Learned metrics for contraction. Across all 4 criteria, the metrics learned for contraction tasks were nearly indistinguishable, and all reached much lower KL Divergence than the Euclidean. Key features of these metrics were:
expensive elbow joint,
very strong (.99) positive correlation of shoulder and wrist,
moderate (.50) positive correlation of shoulder and elbow, and moderate (.50) positive correlation of the elbow and wrist.
illustrates the effects of this metric. We notice the significant effect of shoulder/wrist positive correlation. The orange bordered configuration looks especially more natural. The Euclidean metric in comparison maps to an uncomfortable contracted positions that users probably disliked.
Learned metrics for expansion. Across all 4 criteria, the learned metrics were different from Euclidean, but only fit the user data slightly better. Interestingly, different criteria led to different metrics.
Expansion Naturalness Learned Metric: The learned naturalness metric had:
small amount (.3) of positive correlation along shoulder and elbow.
small amount (.3) of positive correlation along elbow and wrist.
small amount (-.25) of negative correlation along shoulder and wrist.
expensive elbow, neutral shoulder, cheap wrist.
The magnitude of work space change is noticeably smaller for expansion tasks than contraction ones. This agrees with the observation that Euclidean metric KL Divergence was significantly lower for expansion tasks. However, among the notable differences was a concerted effort to keep the wrist angle near while not in a singularity. This is understandable for a naturalness metric because the wrist is often perfectly straight when reaching for distant locations. The absence of a singularity suggests that while users want the wrist to be straight, they prefer that their goal configuration, to a degree, resembles their start configuration.
Expansion Visual Similarity and Closeness. Visual Similarity and Closeness learning converged to nearly identical metrics. Some notable characteristics were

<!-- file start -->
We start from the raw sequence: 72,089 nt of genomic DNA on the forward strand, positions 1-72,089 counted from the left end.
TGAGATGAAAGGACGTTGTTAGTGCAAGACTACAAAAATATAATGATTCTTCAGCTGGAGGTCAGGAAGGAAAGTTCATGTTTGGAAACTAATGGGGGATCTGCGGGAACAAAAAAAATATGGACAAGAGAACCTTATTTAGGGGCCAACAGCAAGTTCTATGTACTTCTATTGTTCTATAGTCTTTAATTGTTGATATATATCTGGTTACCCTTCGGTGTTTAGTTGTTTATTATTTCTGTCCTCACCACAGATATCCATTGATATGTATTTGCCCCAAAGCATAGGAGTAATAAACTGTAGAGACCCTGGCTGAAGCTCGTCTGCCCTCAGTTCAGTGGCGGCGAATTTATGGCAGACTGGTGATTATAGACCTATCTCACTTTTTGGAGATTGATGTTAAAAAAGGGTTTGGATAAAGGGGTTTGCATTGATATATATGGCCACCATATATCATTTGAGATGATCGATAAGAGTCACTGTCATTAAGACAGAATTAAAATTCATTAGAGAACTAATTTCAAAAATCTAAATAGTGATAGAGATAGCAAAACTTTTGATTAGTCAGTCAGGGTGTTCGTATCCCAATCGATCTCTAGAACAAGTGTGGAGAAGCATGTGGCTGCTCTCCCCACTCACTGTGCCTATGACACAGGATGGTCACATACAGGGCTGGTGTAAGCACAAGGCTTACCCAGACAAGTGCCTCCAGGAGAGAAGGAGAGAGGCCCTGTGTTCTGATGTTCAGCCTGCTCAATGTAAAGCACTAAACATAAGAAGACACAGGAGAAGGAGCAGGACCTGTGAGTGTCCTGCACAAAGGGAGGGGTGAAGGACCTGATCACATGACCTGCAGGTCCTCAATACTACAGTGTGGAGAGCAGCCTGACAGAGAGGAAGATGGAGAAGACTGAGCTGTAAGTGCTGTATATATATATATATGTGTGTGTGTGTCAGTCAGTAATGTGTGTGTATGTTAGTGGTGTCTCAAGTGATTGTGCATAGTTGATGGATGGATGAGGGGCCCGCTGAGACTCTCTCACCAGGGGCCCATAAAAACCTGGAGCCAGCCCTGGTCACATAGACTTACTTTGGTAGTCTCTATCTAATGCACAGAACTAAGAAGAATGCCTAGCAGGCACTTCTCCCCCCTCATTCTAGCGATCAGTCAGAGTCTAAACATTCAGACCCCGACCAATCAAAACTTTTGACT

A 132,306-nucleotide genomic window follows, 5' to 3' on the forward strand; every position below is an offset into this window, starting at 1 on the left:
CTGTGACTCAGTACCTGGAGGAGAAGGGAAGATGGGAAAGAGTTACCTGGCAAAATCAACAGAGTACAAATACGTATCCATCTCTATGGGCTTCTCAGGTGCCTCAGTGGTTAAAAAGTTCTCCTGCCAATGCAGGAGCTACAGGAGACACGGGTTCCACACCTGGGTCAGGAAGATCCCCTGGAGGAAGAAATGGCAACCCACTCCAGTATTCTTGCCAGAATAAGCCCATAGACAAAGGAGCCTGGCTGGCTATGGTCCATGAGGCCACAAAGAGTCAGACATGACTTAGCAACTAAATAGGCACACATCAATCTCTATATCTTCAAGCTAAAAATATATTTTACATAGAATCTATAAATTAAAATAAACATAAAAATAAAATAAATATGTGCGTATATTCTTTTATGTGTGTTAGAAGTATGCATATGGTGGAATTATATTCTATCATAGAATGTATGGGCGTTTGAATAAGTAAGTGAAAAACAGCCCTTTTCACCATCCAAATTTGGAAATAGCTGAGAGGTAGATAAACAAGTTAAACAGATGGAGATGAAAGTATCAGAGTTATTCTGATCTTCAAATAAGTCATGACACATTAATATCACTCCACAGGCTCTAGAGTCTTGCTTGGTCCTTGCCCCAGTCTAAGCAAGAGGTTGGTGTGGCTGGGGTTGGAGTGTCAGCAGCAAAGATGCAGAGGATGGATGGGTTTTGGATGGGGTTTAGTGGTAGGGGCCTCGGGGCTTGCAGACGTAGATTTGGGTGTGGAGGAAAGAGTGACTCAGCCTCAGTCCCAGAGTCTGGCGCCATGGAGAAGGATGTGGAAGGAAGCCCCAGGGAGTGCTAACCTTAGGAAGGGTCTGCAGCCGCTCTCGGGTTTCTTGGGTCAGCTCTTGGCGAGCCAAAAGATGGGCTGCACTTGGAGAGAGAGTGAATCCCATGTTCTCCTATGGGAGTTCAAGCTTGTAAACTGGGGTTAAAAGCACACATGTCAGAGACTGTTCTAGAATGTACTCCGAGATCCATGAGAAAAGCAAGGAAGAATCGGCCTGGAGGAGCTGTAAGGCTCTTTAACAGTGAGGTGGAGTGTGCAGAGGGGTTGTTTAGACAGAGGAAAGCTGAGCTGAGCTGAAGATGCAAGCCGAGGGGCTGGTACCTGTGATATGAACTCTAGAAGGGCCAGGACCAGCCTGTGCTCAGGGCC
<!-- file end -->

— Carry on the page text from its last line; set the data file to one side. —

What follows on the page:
strong (.97) positive correlation between the shoulder and elbow,
moderate (.4) positive correlation between the shoulder and wrist,
negligible correlation in the elbow and wrist,
and a cheap shoulder (by an order of magnitude).
Expansion Predictability: The predictability metric had
moderate (0.70) positive correlation in the shoulder and elbow,
moderate ( 0.65) negative correlation in the shoulder and wrist,
expensive elbow, neutral shoulder, cheap wrist
The Euclidean had larger spread and the learned metric resisted spread, generating solutions with wrist value .
Summary. Overall, the Euclidean metric did not seem like the best fit for contraction tasks, where the learned metric consistently ended up with an expensive elbow and a strong correlation of the shoulder and wrist.
We had expected the shoulder to be most expensive, since it is higher up the kinematic chain (instead it was the elbow), and for consecutive joints to correlate (instead they only had moderate correlations, the strongest being shoulder-wrist).
We find this important, because it teaches us not only that we can’t necessarily rely on the Euclidean metric as a default, but also that users might contradict our intuition.
V Metrics in 7DOFs for the Jaco 7
Upscaling to 7DOF arms in 3D task space, we can learn metrics that encode even more. Fig. 11 illustrates a fascinating behavior that a non-Euclidean metric learned. Instead of constraining its motion to a plane and actuating shoulder pitch, elbow, and wrist pitch to reach the book in the shelf, the metric (orange) learned to use the wrist roll to rotate the wrist and reach the book. As humans, we use this motion all the time when picking up or reaching for objects (Imagine picking fruit from a tree. While your hand may start down by your side, you will flip the orientation of your wrist/forearm to eventually grab the fruit with your palm facing you.) This human-like motion is rarely replicated via a Euclidean metric (gray).
V-a Metrics and Correlations
While Gielnaik et al. [gielniak_thomaz_2011, todorov_jordan_2002], posit that spatially correlating the joints of a robot will lead to more human-like robot motion, we find that for robot arms (as opposed to humanoids), this spatial correlation isn’t robust across different starting configurations.